A frittata (an Italian word for an omelette) is baked in the oven. This one has all the elements of a full English breakfast in it.
Soufflés need to be served as soon as they come out of the oven, as they can deflate quite quickly.
The trick to making perfect muffins is to combine the wet ingredients from one bowl into the dry ingredients in another bowl as lightly and quickly as possible.
Slightly sweet and flavoured with cranberries, this loaf is terrific toasted with butter.
This is a very rich and creamy dish, especially good for a holiday brunch buffet. It can be prepared up to 24 hours in advance.
You could serve these traditional German white rolls as part of a continental breakfast, with lots of butter and strawberry jam. They also make great dinner rolls.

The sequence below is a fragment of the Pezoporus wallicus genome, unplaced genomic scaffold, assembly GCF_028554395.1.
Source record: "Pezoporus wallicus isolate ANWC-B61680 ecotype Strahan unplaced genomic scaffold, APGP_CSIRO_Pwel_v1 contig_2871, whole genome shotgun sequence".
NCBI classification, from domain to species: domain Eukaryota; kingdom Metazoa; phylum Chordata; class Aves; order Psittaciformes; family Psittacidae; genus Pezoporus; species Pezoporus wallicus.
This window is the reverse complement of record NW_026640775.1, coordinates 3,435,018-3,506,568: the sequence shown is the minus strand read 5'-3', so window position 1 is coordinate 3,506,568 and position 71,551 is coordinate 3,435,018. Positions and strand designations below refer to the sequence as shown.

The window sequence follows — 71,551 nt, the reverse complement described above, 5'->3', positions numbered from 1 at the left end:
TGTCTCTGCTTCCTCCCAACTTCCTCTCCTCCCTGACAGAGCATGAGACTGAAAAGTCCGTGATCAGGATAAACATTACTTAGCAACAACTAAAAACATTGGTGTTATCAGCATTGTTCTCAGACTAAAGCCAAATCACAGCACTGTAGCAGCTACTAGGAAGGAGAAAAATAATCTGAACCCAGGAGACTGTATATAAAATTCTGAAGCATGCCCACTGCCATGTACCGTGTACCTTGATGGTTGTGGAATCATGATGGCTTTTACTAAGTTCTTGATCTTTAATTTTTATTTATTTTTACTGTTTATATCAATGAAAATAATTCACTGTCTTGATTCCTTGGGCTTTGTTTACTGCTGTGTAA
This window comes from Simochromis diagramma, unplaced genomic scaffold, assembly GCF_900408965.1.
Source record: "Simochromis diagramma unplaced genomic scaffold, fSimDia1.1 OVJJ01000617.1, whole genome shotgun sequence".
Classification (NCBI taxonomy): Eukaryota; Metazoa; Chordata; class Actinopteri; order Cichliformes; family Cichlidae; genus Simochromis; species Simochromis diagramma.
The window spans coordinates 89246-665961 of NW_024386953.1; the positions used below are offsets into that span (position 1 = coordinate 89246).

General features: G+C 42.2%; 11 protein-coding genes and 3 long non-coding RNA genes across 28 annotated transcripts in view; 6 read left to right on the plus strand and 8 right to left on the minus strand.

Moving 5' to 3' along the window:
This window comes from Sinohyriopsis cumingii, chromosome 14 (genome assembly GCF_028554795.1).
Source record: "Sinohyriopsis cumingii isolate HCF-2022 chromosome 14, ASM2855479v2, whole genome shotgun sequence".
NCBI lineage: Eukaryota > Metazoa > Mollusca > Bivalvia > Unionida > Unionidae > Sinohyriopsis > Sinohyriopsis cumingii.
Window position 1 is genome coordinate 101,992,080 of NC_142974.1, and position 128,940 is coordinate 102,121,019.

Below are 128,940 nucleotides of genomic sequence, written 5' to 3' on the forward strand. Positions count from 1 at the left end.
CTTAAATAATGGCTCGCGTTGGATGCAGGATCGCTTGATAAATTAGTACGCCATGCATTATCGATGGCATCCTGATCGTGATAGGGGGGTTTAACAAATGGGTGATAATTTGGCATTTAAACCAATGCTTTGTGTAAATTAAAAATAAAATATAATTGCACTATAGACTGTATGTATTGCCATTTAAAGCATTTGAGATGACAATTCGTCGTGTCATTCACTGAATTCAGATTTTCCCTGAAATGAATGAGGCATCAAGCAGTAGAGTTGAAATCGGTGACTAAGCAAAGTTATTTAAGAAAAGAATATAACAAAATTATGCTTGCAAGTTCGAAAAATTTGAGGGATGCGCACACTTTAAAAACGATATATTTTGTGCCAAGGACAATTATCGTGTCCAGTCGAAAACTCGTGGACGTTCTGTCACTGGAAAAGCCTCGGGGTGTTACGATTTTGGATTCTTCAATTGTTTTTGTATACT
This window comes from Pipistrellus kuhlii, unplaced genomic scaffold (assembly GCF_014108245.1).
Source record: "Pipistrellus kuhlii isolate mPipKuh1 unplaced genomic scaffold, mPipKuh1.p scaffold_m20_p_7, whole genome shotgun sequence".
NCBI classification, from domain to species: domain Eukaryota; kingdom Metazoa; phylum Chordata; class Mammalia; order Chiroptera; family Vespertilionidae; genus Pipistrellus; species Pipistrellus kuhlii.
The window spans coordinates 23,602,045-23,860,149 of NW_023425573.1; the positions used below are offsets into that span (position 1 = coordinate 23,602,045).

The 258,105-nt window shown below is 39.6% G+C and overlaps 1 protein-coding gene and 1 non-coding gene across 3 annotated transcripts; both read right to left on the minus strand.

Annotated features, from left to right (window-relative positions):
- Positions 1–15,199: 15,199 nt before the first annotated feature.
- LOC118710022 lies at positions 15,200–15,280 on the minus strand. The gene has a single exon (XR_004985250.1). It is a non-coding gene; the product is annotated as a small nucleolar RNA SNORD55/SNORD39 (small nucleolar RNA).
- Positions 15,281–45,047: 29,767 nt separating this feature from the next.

Baking your own wholemeal bread can give you a better, healthier and tastier loaf, and is so easy to do, especially if you have a mixer with a dough hook.
Start this the night before, and it will be ready to bake in the morning. It’s easy, but never fails to impress!
The aroma of this granola baking in the oven is so appetising you won't want to wait until morning!
There are countless combinations of oats, nuts and fruits to make your breakfast cereals enticing.
This is sometimes mistakenly called Welsh rabbit. The success of this dish lies in cooking it slowly over a low heat until the cheese has melted.
If you can never decide between coffee and chocolate, this will solve your problem. It’s rich, thick and absolutely divine.
A cafetière works well for this recipe. You’ll also need a handheld stick whisk.
Start the day off right by firing up the circulation and kicking off the body’s cleansing process.
This is delicious at a brunch buffet, and you can make it entirely in advance. Just reheat to serve.